European Space Agency’s cameras onboard the International Space Station (ISS) have captured stunning images of the dazzling northern lights or the Aurora Borealis. The space agency explains that astronaut Paolo Nespoli took over 700 photos on September 15 to create the stunning time-lapse of the aurora. The resulting images show the dancing green lights of the Aurora Borealis light up the night sky from above. The incredible time-lapse was taken as the ISS passed over Canada earlier this month.
On Twitter, the astronaut wrote, “A stunning aurora caught my eye… its (sic) beauty is out of this world!” Since September 23, the video has been ‘liked’ over 3,800 times and retweeted over 2,100 times.
ISS explains on Twitter that the video of the aurora begins over the California coast in the US to North Dakota then on to Quebec, Canada when day breaks.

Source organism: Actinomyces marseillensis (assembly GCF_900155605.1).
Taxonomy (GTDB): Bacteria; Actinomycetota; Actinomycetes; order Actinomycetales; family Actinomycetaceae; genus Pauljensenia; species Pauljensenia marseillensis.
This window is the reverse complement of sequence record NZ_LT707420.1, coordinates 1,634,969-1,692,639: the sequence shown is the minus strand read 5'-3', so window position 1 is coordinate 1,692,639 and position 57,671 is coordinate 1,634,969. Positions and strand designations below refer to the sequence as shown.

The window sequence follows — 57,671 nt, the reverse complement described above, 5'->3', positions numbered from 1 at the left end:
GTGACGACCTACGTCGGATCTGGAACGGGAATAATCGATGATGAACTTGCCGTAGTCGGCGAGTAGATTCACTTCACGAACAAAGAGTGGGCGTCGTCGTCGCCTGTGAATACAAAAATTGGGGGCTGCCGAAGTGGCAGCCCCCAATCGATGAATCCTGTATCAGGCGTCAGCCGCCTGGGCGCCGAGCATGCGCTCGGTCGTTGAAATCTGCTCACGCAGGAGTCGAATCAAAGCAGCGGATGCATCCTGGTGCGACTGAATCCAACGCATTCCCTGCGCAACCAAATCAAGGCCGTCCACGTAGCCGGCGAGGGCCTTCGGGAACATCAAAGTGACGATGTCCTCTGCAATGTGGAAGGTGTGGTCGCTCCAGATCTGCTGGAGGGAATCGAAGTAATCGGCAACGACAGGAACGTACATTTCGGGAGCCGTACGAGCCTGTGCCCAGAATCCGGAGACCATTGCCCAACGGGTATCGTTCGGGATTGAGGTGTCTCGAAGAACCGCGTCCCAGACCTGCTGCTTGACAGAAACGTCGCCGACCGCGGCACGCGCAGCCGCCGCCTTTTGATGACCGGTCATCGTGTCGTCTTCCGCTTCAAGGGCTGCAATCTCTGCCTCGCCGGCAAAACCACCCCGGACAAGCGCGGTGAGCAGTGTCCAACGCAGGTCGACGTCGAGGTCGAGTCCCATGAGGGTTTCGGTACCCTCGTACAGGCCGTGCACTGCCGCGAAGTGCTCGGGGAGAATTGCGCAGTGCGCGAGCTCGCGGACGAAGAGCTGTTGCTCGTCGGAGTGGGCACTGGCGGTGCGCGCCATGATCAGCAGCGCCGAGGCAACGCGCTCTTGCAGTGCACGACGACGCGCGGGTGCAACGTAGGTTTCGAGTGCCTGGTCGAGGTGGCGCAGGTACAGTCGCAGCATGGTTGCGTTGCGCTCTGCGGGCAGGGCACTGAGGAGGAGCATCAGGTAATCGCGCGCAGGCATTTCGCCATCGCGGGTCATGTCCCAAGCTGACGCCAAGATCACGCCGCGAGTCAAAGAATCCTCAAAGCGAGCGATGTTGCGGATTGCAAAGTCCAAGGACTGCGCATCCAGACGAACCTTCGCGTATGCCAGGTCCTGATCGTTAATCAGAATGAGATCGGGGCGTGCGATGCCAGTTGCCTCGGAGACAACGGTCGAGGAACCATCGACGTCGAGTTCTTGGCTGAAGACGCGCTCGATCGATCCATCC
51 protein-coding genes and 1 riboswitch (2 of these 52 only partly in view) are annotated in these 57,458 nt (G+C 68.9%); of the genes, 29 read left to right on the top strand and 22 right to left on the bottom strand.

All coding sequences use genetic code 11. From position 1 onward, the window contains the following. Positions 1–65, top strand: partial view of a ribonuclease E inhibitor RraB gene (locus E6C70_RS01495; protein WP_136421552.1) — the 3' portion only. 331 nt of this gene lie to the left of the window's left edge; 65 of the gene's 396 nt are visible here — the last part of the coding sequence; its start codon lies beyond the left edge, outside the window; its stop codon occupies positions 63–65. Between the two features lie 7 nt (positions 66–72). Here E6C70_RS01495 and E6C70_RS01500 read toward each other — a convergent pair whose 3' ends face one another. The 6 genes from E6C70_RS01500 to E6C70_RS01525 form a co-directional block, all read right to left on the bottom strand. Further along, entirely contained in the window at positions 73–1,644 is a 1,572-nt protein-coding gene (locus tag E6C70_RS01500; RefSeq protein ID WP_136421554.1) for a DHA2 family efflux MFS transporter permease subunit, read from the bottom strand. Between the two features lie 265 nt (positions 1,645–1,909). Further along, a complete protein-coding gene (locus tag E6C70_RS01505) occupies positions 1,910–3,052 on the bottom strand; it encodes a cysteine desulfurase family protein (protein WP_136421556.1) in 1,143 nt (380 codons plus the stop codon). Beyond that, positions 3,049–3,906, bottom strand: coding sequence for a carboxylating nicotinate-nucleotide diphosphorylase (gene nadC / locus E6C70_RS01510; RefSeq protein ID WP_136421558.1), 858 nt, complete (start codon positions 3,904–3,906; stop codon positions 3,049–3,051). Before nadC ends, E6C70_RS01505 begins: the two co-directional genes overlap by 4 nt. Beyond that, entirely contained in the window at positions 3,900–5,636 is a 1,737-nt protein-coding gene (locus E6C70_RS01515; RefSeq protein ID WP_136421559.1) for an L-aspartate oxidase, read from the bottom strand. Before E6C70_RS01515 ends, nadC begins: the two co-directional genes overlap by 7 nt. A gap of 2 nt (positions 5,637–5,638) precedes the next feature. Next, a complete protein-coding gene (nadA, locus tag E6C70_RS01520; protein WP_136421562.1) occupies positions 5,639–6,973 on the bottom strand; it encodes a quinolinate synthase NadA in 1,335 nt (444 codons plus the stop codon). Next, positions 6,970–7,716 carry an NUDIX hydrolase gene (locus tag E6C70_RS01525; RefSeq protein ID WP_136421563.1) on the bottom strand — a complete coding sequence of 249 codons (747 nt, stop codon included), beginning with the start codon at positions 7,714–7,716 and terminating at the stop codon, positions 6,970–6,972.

Watch the timelapse of the Aurora Borealis as seen from space below:
On YouTube, the video uploaded by European Space Agency has been viewed close to 30,000 times.
“Wow. If that isn’t a reason to love Mother Nature (and science) I don’t know what is,” gushes one person on Twitter.
“Anyone who gets to space really are the luckiest people alive. I’m envious as I know I’ll never go up there. Keep the photos coming,” tweets another.
“It was amazing also from down here! One of the best I’ve seen,” comments a third.
Aurora Borealis occurs when electrically charged electrons and protons in the Earth’s magnetic field collide with neutral atoms in the upper atmosphere.
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